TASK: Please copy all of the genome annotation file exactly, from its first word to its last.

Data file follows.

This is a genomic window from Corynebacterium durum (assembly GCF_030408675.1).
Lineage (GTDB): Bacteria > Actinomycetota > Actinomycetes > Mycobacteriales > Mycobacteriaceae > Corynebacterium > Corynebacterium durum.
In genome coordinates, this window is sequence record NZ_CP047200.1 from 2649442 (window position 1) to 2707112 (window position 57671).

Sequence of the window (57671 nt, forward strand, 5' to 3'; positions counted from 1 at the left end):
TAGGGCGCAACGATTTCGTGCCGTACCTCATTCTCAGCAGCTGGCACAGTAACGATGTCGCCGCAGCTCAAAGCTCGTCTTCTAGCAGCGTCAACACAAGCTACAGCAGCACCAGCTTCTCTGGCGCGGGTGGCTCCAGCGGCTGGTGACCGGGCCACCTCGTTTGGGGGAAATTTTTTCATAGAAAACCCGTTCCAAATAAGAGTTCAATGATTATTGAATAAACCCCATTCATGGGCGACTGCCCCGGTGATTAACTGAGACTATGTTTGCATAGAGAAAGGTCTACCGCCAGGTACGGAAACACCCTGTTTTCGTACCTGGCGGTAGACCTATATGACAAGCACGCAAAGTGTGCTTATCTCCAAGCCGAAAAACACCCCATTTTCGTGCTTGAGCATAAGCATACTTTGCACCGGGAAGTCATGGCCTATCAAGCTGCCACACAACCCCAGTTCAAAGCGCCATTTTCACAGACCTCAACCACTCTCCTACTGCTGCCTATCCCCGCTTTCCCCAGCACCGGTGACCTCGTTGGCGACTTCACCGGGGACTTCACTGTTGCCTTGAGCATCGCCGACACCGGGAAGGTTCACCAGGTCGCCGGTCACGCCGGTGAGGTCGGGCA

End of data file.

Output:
This is a genomic window from Corynebacterium durum (assembly GCF_030408675.1).
Lineage (GTDB): Bacteria > Actinomycetota > Actinomycetes > Mycobacteriales > Mycobacteriaceae > Corynebacterium > Corynebacterium durum.
In genome coordinates, this window is sequence record NZ_CP047200.1 from 2649442 (window position 1) to 2707112 (window position 57671).

Sequence of the window (57671 nt, forward strand, 5' to 3'; positions counted from 1 at the left end):
TAGGGCGCAACGATTTCGTGCCGTACCTCATTCTCAGCAGCTGGCACAGTAACGATGTCGCCGCAGCTCAAAGCTCGTCTTCTAGCAGCGTCAACACAAGCTACAGCAGCACCAGCTTCTCTGGCGCGGGTGGCTCCAGCGGCTGGTGACCGGGCCACCTCGTTTGGGGGAAATTTTTTCATAGAAAACCCGTTCCAAATAAGAGTTCAATGATTATTGAATAAACCCCATTCATGGGCGACTGCCCCGGTGATTAACTGAGACTATGTTTGCATAGAGAAAGGTCTACCGCCAGGTACGGAAACACCCTGTTTTCGTACCTGGCGGTAGACCTATATGACAAGCACGCAAAGTGTGCTTATCTCCAAGCCGAAAAACACCCCATTTTCGTGCTTGAGCATAAGCATACTTTGCACCGGGAAGTCATGGCCTATCAAGCTGCCACACAACCCCAGTTCAAAGCGCCATTTTCACAGACCTCAACCACTCTCCTACTGCTGCCTATCCCCGCTTTCCCCAGCACCGGTGACCTCGTTGGCGACTTCACCGGGGACTTCACTGTTGCCTTGAGCATCGCCGACACCGGGAAGGTTCACCAGGTCGCCGGTCACGCCGGTGAGGTCGGGCA